Blogs which are suspended are not deleted right away. Instead, the owner has around two weeks to respond to this suspension by means of appeal. Each appeal is examined personally (by a human) to determine whether a violation of content has actually happened, or whether the automated systems identified a false positive.

Where a genuine mistake has occured and an appeal filed against the suspension, the blog will be fully restored (usually within a few hours).

In cases where an accidental violation of content has resulted in suspension of the blog (for example, after embedding a widget or script which seemed innocent but violates content policy), more details would be provided to the blog owner so the offending content can be removed before the blog is restored fully.

Blogs which potentially contain content which violates Bloggers terms will be deleted after a certain time unless the owner appeals against the decision. Therefore, it is very important to keep your contact details up to date with Blogger!

If your email address is outdated, you will not receive such notifications from Blogger and risk having your blogs deleted in the (unlikely) case that your blog is flagged as “spam”.

To update your email address simply sign in to your Google account and add/edit your email address in the “Personal Settings” section. The “Primary” email address is that which such notifications will be sent to, so be sure this is an email address you check often!

If you have not updated your Blogger account to link this with your Google account, you can log into Blogger using your old log-in details and will be prompted to create/manage your Google account. After this, you will be able to update your email address in your Google account settings.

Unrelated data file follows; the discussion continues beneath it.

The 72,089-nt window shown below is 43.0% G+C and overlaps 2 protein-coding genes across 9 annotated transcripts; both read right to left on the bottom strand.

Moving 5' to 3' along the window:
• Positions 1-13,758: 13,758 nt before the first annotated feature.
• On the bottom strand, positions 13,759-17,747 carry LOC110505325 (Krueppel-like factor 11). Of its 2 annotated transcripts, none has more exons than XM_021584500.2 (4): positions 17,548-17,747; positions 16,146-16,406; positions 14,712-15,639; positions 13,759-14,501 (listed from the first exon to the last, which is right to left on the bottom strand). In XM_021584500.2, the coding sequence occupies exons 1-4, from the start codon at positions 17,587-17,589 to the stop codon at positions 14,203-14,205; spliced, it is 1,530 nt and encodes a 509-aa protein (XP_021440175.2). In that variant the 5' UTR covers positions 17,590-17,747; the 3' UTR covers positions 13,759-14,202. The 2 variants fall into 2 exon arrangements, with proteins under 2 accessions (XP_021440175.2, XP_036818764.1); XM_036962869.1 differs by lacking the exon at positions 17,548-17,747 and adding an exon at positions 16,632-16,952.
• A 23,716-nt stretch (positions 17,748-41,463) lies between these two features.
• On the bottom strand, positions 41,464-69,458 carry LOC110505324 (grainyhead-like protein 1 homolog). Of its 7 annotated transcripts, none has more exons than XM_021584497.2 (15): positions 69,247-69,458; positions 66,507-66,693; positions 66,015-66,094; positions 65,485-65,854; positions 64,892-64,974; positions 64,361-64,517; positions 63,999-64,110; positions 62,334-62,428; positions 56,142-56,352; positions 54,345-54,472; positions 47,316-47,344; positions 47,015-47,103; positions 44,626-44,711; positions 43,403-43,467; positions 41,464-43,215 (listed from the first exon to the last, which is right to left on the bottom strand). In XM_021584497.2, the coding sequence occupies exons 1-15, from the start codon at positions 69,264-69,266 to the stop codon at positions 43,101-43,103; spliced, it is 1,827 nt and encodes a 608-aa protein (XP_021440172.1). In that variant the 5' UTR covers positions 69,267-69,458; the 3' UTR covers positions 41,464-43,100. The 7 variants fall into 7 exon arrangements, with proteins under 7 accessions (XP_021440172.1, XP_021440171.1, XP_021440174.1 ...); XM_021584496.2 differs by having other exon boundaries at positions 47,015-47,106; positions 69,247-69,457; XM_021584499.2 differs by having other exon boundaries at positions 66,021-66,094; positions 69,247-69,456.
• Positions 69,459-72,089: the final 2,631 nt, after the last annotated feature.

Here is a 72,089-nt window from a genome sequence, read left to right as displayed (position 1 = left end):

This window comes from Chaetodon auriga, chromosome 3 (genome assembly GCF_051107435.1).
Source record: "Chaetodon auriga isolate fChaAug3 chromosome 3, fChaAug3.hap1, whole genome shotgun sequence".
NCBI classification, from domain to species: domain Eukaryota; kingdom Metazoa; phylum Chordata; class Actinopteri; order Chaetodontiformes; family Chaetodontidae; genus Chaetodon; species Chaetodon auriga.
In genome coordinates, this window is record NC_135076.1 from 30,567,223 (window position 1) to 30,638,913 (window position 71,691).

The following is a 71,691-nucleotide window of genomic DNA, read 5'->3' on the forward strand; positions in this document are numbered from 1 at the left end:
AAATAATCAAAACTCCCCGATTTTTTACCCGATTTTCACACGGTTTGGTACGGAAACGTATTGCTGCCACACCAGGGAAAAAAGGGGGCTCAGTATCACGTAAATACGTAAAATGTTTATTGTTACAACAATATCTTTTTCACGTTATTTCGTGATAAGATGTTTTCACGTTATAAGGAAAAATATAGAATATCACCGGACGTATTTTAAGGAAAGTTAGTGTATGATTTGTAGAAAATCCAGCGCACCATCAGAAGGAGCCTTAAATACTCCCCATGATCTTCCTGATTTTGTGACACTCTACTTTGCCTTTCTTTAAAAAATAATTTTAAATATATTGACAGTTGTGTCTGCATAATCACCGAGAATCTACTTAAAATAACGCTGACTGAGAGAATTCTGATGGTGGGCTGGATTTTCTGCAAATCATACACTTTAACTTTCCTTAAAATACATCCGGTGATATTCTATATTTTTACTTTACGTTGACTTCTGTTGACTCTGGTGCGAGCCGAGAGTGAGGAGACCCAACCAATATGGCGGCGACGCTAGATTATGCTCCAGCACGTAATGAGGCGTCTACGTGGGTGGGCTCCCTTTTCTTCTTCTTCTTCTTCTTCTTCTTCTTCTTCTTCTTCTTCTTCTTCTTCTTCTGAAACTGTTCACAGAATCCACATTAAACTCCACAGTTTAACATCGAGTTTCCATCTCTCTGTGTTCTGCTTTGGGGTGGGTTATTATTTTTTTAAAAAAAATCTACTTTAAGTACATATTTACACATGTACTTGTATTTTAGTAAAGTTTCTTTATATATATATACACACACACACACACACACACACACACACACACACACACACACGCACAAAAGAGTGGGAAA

My blog has been deleted. Can I get it back?

Even if your blog has been deleted and your grace period has expired, there may be a chance you could have your blog restored. Check your dashboard to see if there is any notification of suspension and if so, follow the steps offered to appeal against this decision.

Alternatively, contact Blogger support by filling in a form from this page or by posting a polite request in the Blogger Help Group which is monitored by members of the Blogger Support team.

What about “Adult” sites?

Blogger does permit “adult content” to be published using the platform as outlined in the content policy. Those who choose to post adult content are advised to have a “content warning” page before the main content is shown which advises visitors of potentially objectional material. This setting can be toggled through the “Adult content” setting in the Settings>Basic section of the Blogger dashboard.

This setting is useful to prevent minors from accidentally accessing the page, but as some Blogger users have informed me, this also prevents results from their blog appearing on “safe” searches of major search engines.

Those who publish adult images/video in their Blogger blogs may find their blogs subject to a mandatory content warning page as outlined in Blogger’s Content Policy:

Image and video content that contains nudity, sexually graphic material, or material that is otherwise deemed explicit by Google should be made private. Otherwise, we may put such content behind an interstitial.

Adult sites published for commercial purposes are not permitted at all.

Are Blogger’s Policies Fair?

Although there are a handful of web hosts which turn a bline eye to malicious code, copyright infringement and other unwanted content, these are few and far between. Reputable blog hosts and blogging services have similar terms of service to those imposed by Blogger, and would delete/suspend accounts which violate these terms in much the same way.